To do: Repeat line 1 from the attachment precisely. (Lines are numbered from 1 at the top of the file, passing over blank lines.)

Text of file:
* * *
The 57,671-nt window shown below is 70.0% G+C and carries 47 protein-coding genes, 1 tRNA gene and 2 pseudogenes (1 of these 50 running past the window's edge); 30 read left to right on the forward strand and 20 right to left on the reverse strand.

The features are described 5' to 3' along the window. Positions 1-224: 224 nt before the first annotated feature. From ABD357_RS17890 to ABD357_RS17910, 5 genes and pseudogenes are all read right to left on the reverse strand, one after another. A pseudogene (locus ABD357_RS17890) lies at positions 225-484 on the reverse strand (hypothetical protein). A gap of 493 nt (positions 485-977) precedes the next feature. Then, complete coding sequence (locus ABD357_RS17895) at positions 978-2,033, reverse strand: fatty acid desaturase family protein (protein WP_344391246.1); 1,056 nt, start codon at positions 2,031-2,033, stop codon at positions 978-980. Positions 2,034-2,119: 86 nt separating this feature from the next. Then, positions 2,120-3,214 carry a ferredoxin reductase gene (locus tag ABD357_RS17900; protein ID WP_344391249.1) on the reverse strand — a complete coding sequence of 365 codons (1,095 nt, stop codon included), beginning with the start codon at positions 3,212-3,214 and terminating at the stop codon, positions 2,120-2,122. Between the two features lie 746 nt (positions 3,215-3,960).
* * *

The 57,671-nt window shown below is 70.0% G+C and carries 47 protein-coding genes, 1 tRNA gene and 2 pseudogenes (1 of these 50 running past the window's edge); 30 read left to right on the forward strand and 20 right to left on the reverse strand.